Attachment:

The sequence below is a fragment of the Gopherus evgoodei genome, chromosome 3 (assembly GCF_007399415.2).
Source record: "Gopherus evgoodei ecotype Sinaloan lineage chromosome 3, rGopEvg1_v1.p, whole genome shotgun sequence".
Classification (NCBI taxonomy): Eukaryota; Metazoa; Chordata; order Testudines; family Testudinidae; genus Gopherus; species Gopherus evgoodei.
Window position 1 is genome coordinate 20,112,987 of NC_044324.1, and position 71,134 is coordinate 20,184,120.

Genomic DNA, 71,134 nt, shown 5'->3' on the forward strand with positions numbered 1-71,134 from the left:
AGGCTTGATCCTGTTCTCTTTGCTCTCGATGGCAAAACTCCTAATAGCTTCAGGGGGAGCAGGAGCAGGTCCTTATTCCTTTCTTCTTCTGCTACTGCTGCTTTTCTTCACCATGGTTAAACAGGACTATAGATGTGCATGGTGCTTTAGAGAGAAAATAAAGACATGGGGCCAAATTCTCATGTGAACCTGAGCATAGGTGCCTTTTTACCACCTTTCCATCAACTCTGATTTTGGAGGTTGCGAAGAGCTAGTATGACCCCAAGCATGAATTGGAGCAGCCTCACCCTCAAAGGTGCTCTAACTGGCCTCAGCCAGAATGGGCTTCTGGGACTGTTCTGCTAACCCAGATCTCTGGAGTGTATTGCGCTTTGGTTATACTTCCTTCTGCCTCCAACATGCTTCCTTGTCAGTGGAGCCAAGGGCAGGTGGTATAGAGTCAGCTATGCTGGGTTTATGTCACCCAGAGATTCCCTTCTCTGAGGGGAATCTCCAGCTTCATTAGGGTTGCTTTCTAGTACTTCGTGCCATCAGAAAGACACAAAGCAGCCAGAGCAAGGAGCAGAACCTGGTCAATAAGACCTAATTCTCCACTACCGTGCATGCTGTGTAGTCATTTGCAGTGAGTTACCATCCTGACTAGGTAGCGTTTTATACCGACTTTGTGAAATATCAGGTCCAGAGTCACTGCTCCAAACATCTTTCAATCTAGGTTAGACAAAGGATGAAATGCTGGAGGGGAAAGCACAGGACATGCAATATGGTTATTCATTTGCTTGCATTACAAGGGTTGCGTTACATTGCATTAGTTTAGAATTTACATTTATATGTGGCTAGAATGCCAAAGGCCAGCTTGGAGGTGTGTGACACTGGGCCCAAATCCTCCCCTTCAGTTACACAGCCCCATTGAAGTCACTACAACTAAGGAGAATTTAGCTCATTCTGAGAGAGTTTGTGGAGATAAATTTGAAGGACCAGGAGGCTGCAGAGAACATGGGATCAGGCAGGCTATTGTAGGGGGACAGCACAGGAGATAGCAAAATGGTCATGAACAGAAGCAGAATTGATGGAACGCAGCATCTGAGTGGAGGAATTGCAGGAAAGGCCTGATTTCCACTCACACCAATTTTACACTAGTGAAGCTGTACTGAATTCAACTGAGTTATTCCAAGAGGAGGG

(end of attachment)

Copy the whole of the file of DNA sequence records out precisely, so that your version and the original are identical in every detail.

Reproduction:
The sequence below is a fragment of the Gopherus evgoodei genome, chromosome 3 (assembly GCF_007399415.2).
Source record: "Gopherus evgoodei ecotype Sinaloan lineage chromosome 3, rGopEvg1_v1.p, whole genome shotgun sequence".
Classification (NCBI taxonomy): Eukaryota; Metazoa; Chordata; order Testudines; family Testudinidae; genus Gopherus; species Gopherus evgoodei.
Window position 1 is genome coordinate 20,112,987 of NC_044324.1, and position 71,134 is coordinate 20,184,120.

Genomic DNA, 71,134 nt, shown 5'->3' on the forward strand with positions numbered 1-71,134 from the left:
AGGCTTGATCCTGTTCTCTTTGCTCTCGATGGCAAAACTCCTAATAGCTTCAGGGGGAGCAGGAGCAGGTCCTTATTCCTTTCTTCTTCTGCTACTGCTGCTTTTCTTCACCATGGTTAAACAGGACTATAGATGTGCATGGTGCTTTAGAGAGAAAATAAAGACATGGGGCCAAATTCTCATGTGAACCTGAGCATAGGTGCCTTTTTACCACCTTTCCATCAACTCTGATTTTGGAGGTTGCGAAGAGCTAGTATGACCCCAAGCATGAATTGGAGCAGCCTCACCCTCAAAGGTGCTCTAACTGGCCTCAGCCAGAATGGGCTTCTGGGACTGTTCTGCTAACCCAGATCTCTGGAGTGTATTGCGCTTTGGTTATACTTCCTTCTGCCTCCAACATGCTTCCTTGTCAGTGGAGCCAAGGGCAGGTGGTATAGAGTCAGCTATGCTGGGTTTATGTCACCCAGAGATTCCCTTCTCTGAGGGGAATCTCCAGCTTCATTAGGGTTGCTTTCTAGTACTTCGTGCCATCAGAAAGACACAAAGCAGCCAGAGCAAGGAGCAGAACCTGGTCAATAAGACCTAATTCTCCACTACCGTGCATGCTGTGTAGTCATTTGCAGTGAGTTACCATCCTGACTAGGTAGCGTTTTATACCGACTTTGTGAAATATCAGGTCCAGAGTCACTGCTCCAAACATCTTTCAATCTAGGTTAGACAAAGGATGAAATGCTGGAGGGGAAAGCACAGGACATGCAATATGGTTATTCATTTGCTTGCATTACAAGGGTTGCGTTACATTGCATTAGTTTAGAATTTACATTTATATGTGGCTAGAATGCCAAAGGCCAGCTTGGAGGTGTGTGACACTGGGCCCAAATCCTCCCCTTCAGTTACACAGCCCCATTGAAGTCACTACAACTAAGGAGAATTTAGCTCATTCTGAGAGAGTTTGTGGAGATAAATTTGAAGGACCAGGAGGCTGCAGAGAACATGGGATCAGGCAGGCTATTGTAGGGGGACAGCACAGGAGATAGCAAAATGGTCATGAACAGAAGCAGAATTGATGGAACGCAGCATCTGAGTGGAGGAATTGCAGGAAAGGCCTGATTTCCACTCACACCAATTTTACACTAGTGAAGCTGTACTGAATTCAACTGAGTTATTCCAAGAGGAGGG